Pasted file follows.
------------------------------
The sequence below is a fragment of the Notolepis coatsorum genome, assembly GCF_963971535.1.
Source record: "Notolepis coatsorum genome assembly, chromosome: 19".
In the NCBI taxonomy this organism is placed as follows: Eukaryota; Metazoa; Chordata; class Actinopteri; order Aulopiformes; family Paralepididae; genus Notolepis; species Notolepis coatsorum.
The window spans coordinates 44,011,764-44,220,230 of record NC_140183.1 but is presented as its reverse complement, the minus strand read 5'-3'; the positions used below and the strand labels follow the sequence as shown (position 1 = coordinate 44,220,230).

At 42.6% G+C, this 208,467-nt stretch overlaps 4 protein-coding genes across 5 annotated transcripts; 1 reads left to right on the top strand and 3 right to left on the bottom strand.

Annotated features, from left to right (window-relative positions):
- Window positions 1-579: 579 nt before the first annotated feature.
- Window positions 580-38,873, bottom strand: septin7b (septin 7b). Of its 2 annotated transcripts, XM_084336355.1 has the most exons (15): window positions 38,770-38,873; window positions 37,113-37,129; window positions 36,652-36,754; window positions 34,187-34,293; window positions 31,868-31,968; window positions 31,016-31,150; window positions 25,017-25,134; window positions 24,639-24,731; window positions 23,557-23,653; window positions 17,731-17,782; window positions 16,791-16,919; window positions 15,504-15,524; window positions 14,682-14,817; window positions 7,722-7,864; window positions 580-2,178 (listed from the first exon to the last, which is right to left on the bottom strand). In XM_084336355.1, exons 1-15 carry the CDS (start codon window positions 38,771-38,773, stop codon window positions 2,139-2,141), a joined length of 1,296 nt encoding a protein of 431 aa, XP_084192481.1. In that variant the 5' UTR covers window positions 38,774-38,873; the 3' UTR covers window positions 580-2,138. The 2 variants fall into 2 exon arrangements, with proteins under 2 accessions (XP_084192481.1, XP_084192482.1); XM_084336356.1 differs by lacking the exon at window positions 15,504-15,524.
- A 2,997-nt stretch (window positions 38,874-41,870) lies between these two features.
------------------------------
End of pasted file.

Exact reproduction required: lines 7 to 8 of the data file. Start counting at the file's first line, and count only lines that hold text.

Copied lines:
- Window positions 1-579: 579 nt before the first annotated feature.
- Window positions 580-38,873, bottom strand: septin7b (septin 7b). Of its 2 annotated transcripts, XM_084336355.1 has the most exons (15): window positions 38,770-38,873; window positions 37,113-37,129; window positions 36,652-36,754; window positions 34,187-34,293; window positions 31,868-31,968; window positions 31,016-31,150; window positions 25,017-25,134; window positions 24,639-24,731; window positions 23,557-23,653; window positions 17,731-17,782; window positions 16,791-16,919; window positions 15,504-15,524; window positions 14,682-14,817; window positions 7,722-7,864; window positions 580-2,178 (listed from the first exon to the last, which is right to left on the bottom strand). In XM_084336355.1, exons 1-15 carry the CDS (start codon window positions 38,771-38,773, stop codon window positions 2,139-2,141), a joined length of 1,296 nt encoding a protein of 431 aa, XP_084192481.1. In that variant the 5' UTR covers window positions 38,774-38,873; the 3' UTR covers window positions 580-2,138. The 2 variants fall into 2 exon arrangements, with proteins under 2 accessions (XP_084192481.1, XP_084192482.1); XM_084336356.1 differs by lacking the exon at window positions 15,504-15,524.